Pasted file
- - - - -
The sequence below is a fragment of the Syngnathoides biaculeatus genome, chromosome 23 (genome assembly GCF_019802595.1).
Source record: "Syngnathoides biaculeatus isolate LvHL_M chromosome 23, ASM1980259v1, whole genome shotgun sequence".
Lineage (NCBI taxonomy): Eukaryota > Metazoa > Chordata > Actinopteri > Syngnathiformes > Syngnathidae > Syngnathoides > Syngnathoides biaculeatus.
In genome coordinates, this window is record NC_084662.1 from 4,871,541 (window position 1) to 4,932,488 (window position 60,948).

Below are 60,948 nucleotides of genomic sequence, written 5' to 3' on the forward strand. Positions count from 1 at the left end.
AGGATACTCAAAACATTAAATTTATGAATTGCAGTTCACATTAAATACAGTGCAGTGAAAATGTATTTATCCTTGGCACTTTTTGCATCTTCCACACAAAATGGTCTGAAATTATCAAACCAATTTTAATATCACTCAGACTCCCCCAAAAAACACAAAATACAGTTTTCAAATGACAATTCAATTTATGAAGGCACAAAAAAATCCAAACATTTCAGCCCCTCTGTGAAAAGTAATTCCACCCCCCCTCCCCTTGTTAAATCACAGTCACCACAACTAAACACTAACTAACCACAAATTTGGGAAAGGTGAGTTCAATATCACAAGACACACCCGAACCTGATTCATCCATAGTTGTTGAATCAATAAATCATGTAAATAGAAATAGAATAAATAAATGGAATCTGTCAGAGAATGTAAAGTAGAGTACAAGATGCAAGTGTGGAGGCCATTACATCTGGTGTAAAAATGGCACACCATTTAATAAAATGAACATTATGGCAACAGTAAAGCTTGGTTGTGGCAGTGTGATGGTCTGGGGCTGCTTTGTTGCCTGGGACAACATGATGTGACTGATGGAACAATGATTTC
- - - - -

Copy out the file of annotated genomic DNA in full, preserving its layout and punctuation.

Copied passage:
The sequence below is a fragment of the Syngnathoides biaculeatus genome, chromosome 23 (genome assembly GCF_019802595.1).
Source record: "Syngnathoides biaculeatus isolate LvHL_M chromosome 23, ASM1980259v1, whole genome shotgun sequence".
Lineage (NCBI taxonomy): Eukaryota > Metazoa > Chordata > Actinopteri > Syngnathiformes > Syngnathidae > Syngnathoides > Syngnathoides biaculeatus.
In genome coordinates, this window is record NC_084662.1 from 4,871,541 (window position 1) to 4,932,488 (window position 60,948).

Below are 60,948 nucleotides of genomic sequence, written 5' to 3' on the forward strand. Positions count from 1 at the left end.
AGGATACTCAAAACATTAAATTTATGAATTGCAGTTCACATTAAATACAGTGCAGTGAAAATGTATTTATCCTTGGCACTTTTTGCATCTTCCACACAAAATGGTCTGAAATTATCAAACCAATTTTAATATCACTCAGACTCCCCCAAAAAACACAAAATACAGTTTTCAAATGACAATTCAATTTATGAAGGCACAAAAAAATCCAAACATTTCAGCCCCTCTGTGAAAAGTAATTCCACCCCCCCTCCCCTTGTTAAATCACAGTCACCACAACTAAACACTAACTAACCACAAATTTGGGAAAGGTGAGTTCAATATCACAAGACACACCCGAACCTGATTCATCCATAGTTGTTGAATCAATAAATCATGTAAATAGAAATAGAATAAATAAATGGAATCTGTCAGAGAATGTAAAGTAGAGTACAAGATGCAAGTGTGGAGGCCATTACATCTGGTGTAAAAATGGCACACCATTTAATAAAATGAACATTATGGCAACAGTAAAGCTTGGTTGTGGCAGTGTGATGGTCTGGGGCTGCTTTGTTGCCTGGGACAACATGATGTGACTGATGGAACAATGATTTC